We proved Maltsev's Congruence Generation Theorem in this form:
If $G\subseteq A\times A$, then
\[\textrm{Cg}^{\mathbb A}(G)=\textrm{tr.cl.}(P_1(G)\cup P_1(G^{\cup}).
\]
We began discussing Theorem 2.8 of HM.

Oct 17

We continued discussing Thm 2.8 (including a proof
that elements of $M_{\mathbb A}(\delta,\theta)$ are
$\langle\delta,\theta\rangle$minimal/irreducible
when $\delta\prec\theta$).

Oct 19

We finished Thm 2.8. Then we talked about $E$minimal algebras.

Oct 22

We talked about the structure of the $E$minimal algebras
${\mathbb E}(q,k)$ and ${\mathbb E}(\delta_0,\ldots,\delta_k)$.

Oct 24

We introduced $C(\alpha,\beta;\delta)$ and
$[\alpha,\beta]$.

Oct 26

We began discussing the relationship between
diagonal congruences, $3$nets, and compatible Maltsev operations.
We proved that if $\mathbb A$ has a Maltsev term
$f(x,y,z)$ and also a compatible Maltsev operation $g(x,y,z)$,
then $f=g$ and $\mathbb A$ is polynomially equivalent to a module.

Oct 29

We proved that if $\mathbb A$ has a Maltsev term operation
and $\mathbb A^2$ has a congruence $\Delta$ with the diagonal
as a class, then $\Delta$ along with the tweo
coordinate projection kernels form a $3$net.

Oct 31

We finished the proof that an algebra is Maltsev + abelian
iff it is polynomially equivalent to a module.
We discussed a categorical definition of the commutator
and a definition based on the modular law.

Nov 2

We revisited the Twin Lemma, to connect
commutator theory to types of minimal sets.
We began a proof that if $U$ is a $\langle 0,\theta\rangle$minimal set
where body twins have the same character, and $N$ is a trace in $U$,
then $\mathbb A_N$ is polynomially equivalent to a $G$set or vector space.

Nov 5

We sketched the end of the proof
that if $U$ is a $\langle 0,\theta\rangle$minimal set
where body twins have the same character, and $N$ is a trace in $U$,
then $\mathbb A_N$ is polynomially equivalent to a $G$set or vector space.

Nov 7

We discussed definability and interpretability,
and sketched the reason that every axiomatizable
class of structures in a finite language is interpretable
into the class of graphs in a way that preserves
finiteness of the structures.
We also showed that the class of graphs
is interpretable in the class of semilattices.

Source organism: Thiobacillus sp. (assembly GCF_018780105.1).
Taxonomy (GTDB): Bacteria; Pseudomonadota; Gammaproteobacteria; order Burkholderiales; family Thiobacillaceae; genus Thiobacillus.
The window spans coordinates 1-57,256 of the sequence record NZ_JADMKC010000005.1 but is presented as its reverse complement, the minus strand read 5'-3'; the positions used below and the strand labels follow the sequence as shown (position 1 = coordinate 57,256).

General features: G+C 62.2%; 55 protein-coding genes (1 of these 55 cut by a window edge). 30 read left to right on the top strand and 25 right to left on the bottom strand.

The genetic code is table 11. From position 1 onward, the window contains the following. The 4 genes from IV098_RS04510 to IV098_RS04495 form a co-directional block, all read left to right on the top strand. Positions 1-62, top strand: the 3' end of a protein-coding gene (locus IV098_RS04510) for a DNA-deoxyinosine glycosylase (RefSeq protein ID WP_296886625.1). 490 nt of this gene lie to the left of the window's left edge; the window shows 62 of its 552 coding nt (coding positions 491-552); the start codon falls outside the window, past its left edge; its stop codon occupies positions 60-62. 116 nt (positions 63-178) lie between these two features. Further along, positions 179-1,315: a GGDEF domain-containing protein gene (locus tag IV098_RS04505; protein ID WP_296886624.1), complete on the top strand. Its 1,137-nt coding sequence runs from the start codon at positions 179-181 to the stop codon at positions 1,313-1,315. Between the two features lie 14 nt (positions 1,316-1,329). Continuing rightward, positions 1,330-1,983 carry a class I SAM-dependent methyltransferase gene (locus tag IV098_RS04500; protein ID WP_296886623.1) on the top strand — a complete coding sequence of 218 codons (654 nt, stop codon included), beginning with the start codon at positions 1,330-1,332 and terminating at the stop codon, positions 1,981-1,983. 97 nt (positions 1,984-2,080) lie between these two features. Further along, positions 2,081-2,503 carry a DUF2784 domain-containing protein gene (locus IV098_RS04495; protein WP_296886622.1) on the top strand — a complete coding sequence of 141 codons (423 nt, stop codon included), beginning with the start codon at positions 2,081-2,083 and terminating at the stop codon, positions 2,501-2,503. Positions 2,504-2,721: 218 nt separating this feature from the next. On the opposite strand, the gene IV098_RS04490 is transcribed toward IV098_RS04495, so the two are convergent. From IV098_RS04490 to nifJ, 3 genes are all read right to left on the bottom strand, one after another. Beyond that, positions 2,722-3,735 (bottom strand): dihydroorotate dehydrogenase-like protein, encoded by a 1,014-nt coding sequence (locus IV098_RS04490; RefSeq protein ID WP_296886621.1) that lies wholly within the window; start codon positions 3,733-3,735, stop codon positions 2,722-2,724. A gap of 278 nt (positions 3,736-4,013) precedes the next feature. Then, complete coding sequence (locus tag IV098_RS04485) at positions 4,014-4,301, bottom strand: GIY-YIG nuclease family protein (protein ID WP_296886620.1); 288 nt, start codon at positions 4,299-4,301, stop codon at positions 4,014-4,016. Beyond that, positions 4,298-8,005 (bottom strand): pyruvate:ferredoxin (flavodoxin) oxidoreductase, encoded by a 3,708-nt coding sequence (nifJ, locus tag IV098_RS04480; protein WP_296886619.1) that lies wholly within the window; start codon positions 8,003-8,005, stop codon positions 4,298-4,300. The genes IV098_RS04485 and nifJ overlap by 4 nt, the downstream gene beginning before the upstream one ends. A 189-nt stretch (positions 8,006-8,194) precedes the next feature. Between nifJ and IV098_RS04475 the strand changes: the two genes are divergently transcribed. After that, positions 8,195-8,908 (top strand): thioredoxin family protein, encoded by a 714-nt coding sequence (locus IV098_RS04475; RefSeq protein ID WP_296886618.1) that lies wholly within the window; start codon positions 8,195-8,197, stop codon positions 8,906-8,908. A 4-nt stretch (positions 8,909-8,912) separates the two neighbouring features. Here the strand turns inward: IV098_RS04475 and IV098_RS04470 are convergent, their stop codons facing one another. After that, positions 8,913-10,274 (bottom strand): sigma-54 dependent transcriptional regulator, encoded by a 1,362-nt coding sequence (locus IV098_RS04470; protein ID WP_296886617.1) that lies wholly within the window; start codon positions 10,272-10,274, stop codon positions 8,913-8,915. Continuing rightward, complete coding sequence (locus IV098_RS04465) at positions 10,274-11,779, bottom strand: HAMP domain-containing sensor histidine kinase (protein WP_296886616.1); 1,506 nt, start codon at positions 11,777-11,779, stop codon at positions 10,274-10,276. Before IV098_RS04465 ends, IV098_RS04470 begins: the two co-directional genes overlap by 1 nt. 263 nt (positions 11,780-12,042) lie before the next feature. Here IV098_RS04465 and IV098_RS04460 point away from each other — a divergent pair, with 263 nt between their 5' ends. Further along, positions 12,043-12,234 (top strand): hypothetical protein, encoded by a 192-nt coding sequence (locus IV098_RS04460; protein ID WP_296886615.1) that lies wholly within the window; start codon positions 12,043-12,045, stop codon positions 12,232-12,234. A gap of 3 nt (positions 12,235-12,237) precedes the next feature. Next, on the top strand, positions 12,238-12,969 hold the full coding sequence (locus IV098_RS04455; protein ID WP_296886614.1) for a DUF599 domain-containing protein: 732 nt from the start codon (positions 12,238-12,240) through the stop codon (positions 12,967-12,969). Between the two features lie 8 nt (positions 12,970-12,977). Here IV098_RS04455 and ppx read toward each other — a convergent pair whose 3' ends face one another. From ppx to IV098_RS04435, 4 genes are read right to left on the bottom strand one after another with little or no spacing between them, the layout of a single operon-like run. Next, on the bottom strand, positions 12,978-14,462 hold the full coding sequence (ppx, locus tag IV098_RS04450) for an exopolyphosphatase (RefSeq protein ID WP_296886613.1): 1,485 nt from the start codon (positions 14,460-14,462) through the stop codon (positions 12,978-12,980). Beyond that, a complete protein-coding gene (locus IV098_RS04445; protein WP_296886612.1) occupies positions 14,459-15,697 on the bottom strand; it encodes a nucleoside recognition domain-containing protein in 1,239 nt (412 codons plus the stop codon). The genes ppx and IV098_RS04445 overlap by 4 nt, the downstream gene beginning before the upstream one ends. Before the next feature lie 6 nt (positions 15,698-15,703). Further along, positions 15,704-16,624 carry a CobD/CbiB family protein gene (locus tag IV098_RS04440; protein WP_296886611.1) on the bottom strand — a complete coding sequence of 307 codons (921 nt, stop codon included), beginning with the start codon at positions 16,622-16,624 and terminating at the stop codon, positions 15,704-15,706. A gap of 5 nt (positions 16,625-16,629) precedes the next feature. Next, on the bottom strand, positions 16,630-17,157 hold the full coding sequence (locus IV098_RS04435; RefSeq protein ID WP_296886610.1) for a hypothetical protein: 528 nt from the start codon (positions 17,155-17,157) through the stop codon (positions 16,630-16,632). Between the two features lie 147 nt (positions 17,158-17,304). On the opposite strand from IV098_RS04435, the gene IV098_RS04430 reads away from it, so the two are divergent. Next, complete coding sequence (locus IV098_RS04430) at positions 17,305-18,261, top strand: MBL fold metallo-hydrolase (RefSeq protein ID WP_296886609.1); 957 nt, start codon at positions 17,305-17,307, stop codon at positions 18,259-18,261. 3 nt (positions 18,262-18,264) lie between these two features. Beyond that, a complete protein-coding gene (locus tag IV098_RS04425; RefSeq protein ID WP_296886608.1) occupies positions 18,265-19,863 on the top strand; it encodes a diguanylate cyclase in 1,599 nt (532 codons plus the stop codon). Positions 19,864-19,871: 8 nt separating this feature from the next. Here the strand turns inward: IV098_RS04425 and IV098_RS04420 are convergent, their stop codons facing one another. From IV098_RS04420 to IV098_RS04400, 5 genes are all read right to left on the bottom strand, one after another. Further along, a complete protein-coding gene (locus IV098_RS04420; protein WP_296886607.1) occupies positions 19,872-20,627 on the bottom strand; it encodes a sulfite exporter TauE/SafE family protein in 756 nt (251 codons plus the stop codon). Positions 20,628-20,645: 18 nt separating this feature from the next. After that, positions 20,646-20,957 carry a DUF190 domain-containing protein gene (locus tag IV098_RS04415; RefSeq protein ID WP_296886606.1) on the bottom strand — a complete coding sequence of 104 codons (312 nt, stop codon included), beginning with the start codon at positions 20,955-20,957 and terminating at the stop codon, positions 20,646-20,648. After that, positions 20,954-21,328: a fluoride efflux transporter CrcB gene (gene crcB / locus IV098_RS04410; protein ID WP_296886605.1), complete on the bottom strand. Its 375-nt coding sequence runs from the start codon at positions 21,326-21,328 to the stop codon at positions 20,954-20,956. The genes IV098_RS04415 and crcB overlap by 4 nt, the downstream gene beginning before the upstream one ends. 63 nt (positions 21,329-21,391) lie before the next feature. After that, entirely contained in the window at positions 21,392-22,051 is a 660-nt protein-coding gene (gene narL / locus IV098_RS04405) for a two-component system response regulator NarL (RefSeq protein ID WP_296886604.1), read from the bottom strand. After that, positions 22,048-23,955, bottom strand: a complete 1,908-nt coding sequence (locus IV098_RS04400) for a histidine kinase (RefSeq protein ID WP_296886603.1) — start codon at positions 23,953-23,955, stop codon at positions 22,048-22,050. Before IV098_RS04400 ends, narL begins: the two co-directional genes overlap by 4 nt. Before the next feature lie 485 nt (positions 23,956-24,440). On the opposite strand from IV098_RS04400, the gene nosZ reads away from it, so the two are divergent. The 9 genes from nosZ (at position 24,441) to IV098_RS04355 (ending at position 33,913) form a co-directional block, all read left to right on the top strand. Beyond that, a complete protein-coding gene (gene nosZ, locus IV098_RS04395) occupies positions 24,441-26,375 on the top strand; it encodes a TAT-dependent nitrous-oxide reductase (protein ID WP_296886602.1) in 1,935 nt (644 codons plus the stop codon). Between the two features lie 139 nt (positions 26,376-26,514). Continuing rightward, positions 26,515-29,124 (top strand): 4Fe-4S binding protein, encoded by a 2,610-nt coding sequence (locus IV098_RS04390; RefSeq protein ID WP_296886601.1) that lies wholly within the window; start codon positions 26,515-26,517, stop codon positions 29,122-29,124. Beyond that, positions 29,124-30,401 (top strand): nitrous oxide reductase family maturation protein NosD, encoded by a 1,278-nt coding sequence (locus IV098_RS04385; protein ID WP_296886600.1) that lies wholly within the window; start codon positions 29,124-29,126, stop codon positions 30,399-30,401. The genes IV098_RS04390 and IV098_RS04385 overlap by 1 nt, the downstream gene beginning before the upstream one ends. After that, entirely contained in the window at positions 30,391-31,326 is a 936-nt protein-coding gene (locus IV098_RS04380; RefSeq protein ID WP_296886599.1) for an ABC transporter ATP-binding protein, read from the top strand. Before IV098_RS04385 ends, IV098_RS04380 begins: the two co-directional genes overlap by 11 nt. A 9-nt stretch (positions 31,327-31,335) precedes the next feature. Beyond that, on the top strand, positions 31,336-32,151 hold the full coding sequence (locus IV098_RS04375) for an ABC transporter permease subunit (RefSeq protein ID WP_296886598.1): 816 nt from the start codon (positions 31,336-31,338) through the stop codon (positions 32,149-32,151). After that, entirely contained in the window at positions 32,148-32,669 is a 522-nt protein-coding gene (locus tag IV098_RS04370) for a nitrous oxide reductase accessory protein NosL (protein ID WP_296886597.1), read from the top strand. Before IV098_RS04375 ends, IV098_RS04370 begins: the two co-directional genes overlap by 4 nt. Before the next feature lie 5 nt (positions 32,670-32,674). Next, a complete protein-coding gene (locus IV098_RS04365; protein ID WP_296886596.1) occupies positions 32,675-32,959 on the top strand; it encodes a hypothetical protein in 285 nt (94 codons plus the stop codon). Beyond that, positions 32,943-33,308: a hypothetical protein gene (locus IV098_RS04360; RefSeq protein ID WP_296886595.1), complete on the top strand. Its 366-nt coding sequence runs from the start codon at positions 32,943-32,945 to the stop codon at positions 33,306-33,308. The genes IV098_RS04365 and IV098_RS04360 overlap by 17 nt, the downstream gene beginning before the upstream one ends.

Nov 9

We talked about interpretations, and
($\omega$)unstructured model classes. We
mentioned the hereditary undecidability of the
class of finite graphs (Lavrov),
the decidability
of the theory of two functions (Ehrenfeucht), the decidability
of any class of abelian groups (Szmielew), and the decidability
of any class
of Boolean algebras (Tarski).
We stated the SAD Theorem (McKenzieValeriote).

Nov 12

We showed how to interpret the class of
subalgebras of powers of $\mathbb A_U$
into the class of subalgebras of powers of $\mathbb A$.
We proved that if a variety has
a finite algebra with a type $5$
prime quotient, then it is possible to interpret
graphs into the variety.

Nov 14

We began a proof that if a variety has
a finite algebra with a type $4$
prime quotient, then it is possible to interpret
graphs into the variety.

Nov 16

We finished a sketch of a proof that if a variety has
a finite algebra with a type $4$
prime quotient, then it is possible to interpret
graphs into the variety.

Nov 26

We began to discuss other properties
of varieties which do not interpret finite graphs,
namely empty tails in types 2 and 3 and the
transfer principles.

Nov 28

We started working through the proof that
the class of finite graphs can be interpreted
in the class of subalgebras of finite powers of any
finite algebra with a type 3 quotient
whose minimal sets have nonempty tail.

Nov 30

Modulo one small point, we finished the proof that
the class of finite graphs can be interpreted
in the class of subalgebras of finite powers of any
finite algebra with a type 3 quotient
whose minimal sets have nonempty tail.

Dec 3

We finished the proof that
the class of finite graphs can be interpreted
in the class of subalgebras of finite powers of any
finite algebra with a type 3 quotient
whose minimal sets have nonempty tail.

Dec 5

We discussed clone homomorphisms
and products of varieties.

Dec 7

We discussed the lattice of interpretability
types of varieties and (strong) Maltsev filters/conditions.
In particular, we discussed the conditions: having
a Maltsev term, having an NUF, having a Taylor term.
We started on the TCT characterization of congruence
distributivity.

Dec 10

We proved most of the theorem that asserts
that a locally finite variety is congruence distributive
iff it has type set in $\{{\bf 3}, {\bf 4}\}$
and all minimal sets have empty tail.